When you come to their rescue, they rip you off.
They're crooks committing what we call Good Samaritan scams.
Virginia Thomas of Cordova, TN, was one locked door away from being a victim.
She was filling up at the BP station next to Baptist East Hospital at Walnut Grove and Humphries in East Memphis. While she jabbered on her cell phone, she says an Asian woman in her 50's approached her, persistently asking Thomas to help her use a gas pump on the other side of the station.
"She kept thrusting her (credit) card in my face," says Thomas. "I tried to finish my (phone) conversation, but she wouldn't leave."
In a moment of clarity, Thomas thinks to lock her purse in the car. As she goes over to the other pump to be a Good Samaritan for the pushy customer, she says another car pulls up at the pump behind her car, but doesn't get gas.
"I was just starting to realize that something was off," says Thomas. "She spoke perfect English. As I watched my car (and the guy behind me), she kept saying, 'Oh, don't worry about your car. I'll keep an eye on it for you.'
"After I helped her get her gas, she left and followed (the driver parked behind me) out of the gas station."
Thomas dodged being a victim because she locked her purse in her car. But the tell-tale signs of a Good Samaritan scam were there:
* DISTRACTION. A stranger asks you to do something for them, or they pull over on the side of the road, appearing to be in need of assistance. In your desire to help the person, you leave a purse or valuables unattended.
* ACCOMPLICE. Two, maybe even more people work to either steal your valuables or attack you while you're preoccupied being a Good Samaritan to the person "in need."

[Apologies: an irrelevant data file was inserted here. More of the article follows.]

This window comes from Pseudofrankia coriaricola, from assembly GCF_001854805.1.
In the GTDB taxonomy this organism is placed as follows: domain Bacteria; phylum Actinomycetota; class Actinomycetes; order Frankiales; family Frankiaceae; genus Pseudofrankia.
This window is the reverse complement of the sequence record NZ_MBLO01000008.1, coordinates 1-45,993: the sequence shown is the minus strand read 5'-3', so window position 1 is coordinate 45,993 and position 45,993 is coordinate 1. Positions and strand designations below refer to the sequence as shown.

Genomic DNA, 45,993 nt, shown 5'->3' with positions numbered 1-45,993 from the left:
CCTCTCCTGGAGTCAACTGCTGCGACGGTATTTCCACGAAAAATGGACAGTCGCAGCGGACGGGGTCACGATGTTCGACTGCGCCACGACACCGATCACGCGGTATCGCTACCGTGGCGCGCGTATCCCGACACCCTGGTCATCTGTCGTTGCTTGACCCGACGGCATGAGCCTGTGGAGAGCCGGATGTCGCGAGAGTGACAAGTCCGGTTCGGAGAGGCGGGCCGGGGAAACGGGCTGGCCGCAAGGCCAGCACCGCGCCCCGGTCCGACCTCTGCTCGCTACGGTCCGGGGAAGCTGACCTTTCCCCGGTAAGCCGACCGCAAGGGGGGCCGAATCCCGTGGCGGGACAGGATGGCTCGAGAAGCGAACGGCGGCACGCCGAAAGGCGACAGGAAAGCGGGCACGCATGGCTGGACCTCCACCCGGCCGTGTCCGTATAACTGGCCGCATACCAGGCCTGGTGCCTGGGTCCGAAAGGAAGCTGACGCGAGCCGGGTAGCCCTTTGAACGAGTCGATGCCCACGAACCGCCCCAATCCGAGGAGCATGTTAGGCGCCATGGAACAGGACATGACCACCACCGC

"This happens quite often," says Lt. John Mills, head of the Shelby County Sheriff's ALERT Unit (Area Law Enforcement & Retailers Team). "People do like to be helpful, and when you are helpful, be aware of your surroundings."
Thomas was smart. Not only did she lock her purse in her car, but she also got the woman's car tag number and keyed it into her Blackberry.
Action News 5 traced the car tag number to a home in Cordova. No one answered the door. We know the identity of the woman, but we can't reveal it because she has not been charged with any crime.
The most important thing Thomas learned about fighting a Good Samaritan scam -- don't be your own distraction!
"Never, ever be on your cell phone while you're pumping gas," she says. "Always lock your door and be aware of your surroundings."
Not to mention the fact that cell phones can generate a static charge that can cause the gasoline to explode.
Didn't think of that, did you?